OSCON 2017 Proposal: Architect HA File Services With Ceph and Samba

In Development, Linux Tutorials

High Availability File Services with Samba and Ceph

Would you like to learn how industry leaders architect highly available file services solutions using open source software such as Ceph, Samba and CTDB? This proposed presentation at OSCON 2017 will offer practical architecture and how to knowledge for participants. From load balancing to fail-over, this proposed session will outline how to deploy and scale high performance Samba shares backed by Ceph RBD and the GFS2 clustered filesystem. Attendees will gain insight on best practices, common pitfalls and deployment methods. The source code used in this presentation will be available to everyone on Github in the spirit of open source.

How to Architect HA File Services With Ceph and Samba

Architecture of HA File Services using open source software can yield powerful solutions at scale with a lower cost of entry then “big iron” storage clusters. Using Linux, Ceph RBD, GFS2, Samba, CTDB and Pacemaker it is possible to build robust “active/active” file services which can interface with Linux, Unix, Mac and Windows clients. Using this mature open source software stack provides a powerful and stable solution. This presentation will teach developers, engineers and administrators how to leverage this or similar architectures to drive mission critical file services needs.

Background on this File Services Architecture

As a Storage Integration Engineer at Concurrent on the Aquari storage team, there was a necessity to explore HA file services solutions. Building a solid “active/active” HA solution for file services was challenging. There were many way to reach a solution to this problem, but nowhere was an end to end architecture available. So, with this in mind, research began in earnest on the topic of a solid HA file services stack.

Approach for development

There were a plethora of possibilities for creating an architecture. CephFS, GFS2 and OCFS2 were some of the possible cluster filesystem options to stand behind Samba and CTDB. The team considered options such as Pacemaker for resource management and Corosync for clustering. The “ask” was to support HA Samba backed by a Ceph cluster, in a short time, using open source technology. This architecture was a proof of concept developed towards that end.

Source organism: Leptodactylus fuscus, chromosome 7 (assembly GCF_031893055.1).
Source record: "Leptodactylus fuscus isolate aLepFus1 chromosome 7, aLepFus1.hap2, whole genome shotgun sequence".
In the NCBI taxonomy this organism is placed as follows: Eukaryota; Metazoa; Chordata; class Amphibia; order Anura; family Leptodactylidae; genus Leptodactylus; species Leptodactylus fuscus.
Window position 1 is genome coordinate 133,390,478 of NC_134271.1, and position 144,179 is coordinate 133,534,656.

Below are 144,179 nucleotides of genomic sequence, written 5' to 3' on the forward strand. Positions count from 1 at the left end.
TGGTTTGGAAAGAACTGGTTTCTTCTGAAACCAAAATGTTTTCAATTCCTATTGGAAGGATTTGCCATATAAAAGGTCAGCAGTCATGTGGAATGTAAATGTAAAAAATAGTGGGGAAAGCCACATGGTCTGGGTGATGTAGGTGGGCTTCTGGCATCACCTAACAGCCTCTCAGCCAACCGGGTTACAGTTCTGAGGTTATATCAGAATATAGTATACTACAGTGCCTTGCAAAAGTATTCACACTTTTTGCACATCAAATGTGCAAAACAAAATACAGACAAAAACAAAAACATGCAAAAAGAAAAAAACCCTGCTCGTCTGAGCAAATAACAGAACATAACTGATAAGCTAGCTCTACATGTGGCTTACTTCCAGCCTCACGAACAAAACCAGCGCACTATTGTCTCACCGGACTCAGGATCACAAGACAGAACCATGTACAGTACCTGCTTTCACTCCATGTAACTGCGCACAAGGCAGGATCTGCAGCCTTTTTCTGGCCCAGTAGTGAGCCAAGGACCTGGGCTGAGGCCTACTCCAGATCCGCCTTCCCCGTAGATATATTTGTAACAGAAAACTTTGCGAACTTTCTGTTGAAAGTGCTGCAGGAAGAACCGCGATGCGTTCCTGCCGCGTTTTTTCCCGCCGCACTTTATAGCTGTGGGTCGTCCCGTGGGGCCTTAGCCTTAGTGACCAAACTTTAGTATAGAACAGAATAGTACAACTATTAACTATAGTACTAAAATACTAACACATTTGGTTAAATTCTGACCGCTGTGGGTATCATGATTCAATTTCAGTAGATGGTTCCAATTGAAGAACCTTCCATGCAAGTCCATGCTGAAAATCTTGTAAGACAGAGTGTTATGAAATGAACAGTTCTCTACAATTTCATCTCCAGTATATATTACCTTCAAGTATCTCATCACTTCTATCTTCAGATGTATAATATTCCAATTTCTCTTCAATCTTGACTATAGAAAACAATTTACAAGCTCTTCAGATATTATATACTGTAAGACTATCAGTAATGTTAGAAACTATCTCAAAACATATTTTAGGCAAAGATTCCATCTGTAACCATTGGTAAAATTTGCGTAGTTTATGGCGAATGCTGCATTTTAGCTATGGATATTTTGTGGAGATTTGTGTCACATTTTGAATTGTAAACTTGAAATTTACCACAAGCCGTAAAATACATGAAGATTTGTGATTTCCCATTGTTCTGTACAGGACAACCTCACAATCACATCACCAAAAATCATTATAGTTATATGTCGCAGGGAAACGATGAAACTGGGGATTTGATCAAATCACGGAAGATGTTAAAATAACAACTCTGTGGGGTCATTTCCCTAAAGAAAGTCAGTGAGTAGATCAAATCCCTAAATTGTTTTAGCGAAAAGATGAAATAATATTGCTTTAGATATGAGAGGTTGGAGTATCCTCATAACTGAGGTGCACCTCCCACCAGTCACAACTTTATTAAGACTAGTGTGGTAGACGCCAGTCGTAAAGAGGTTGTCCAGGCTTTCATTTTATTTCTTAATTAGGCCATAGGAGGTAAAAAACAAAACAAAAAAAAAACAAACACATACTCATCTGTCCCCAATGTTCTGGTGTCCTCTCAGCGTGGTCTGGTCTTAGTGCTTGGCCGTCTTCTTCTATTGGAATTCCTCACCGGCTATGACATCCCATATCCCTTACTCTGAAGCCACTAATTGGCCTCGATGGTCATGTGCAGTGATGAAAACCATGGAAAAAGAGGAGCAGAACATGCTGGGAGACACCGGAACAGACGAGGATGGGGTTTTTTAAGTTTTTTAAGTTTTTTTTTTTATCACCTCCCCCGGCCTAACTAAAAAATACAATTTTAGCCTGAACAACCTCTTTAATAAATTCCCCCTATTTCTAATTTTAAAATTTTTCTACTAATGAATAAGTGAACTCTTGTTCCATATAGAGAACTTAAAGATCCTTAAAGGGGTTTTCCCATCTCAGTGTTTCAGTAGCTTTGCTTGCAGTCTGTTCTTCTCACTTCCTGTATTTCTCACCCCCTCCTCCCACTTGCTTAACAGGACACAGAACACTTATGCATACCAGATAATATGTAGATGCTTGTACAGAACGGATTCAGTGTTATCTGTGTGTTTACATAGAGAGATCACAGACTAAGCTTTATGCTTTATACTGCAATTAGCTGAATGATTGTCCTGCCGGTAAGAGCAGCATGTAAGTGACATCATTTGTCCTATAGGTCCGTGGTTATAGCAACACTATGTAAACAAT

WhIch ARCHITECTURE proved Itself the most “Battle ready”?

During the presentation participants will explore reasoning on using Linux, Ceph RBD, GFS2, Samba, CTDB, Pacemaker, Corosync and this stack’s viability. A comparison of the available options was an essential part of finding a workable solution. Considerations in choosing this architecture and what the future may hold for HA File Services are also within the scope of this session.

How Open Source Saved Development Time and Added Business Value

This session is about how open source software saved development time and reduced the time to market for a highly available file services solution. Using open source software to build a viable HA Samba platform was a time saver in many ways. Developers, engineers and administrators will learn how their teams can benefit from this stack of powerful open source software.

Who is this presentation targeted at?

Storage Architects, Storage Developers, Storage Engineers, DevOps Engineers, Linux System Administrators and anybody interested in highly available file service built with open source software.

What will the Proposed Presentation Cover?

The attendees will gain an understanding of the following presentation topics in some level of detail:

– HA File Services
– Samba
– GFS2
– Pacemaker

What skills are prerequisite to best enjoy the presentation?

Attendees’ knowledge of Linux command line is essential. Familiarity with Vagrant and Samba, while optional will enrich participation in the “how-to”.

What will attendees For The tutorial part of the presentation?

Attendees need a Github account to clone the source code. A computer with Linux, Mac or Windows will also be valuable to actively participate in the tutorial.

See you in Austin (Possibly)!

Leave your thoughts in the comments below and I look forward to speaking on this topic in Austin at OSCON 2017!

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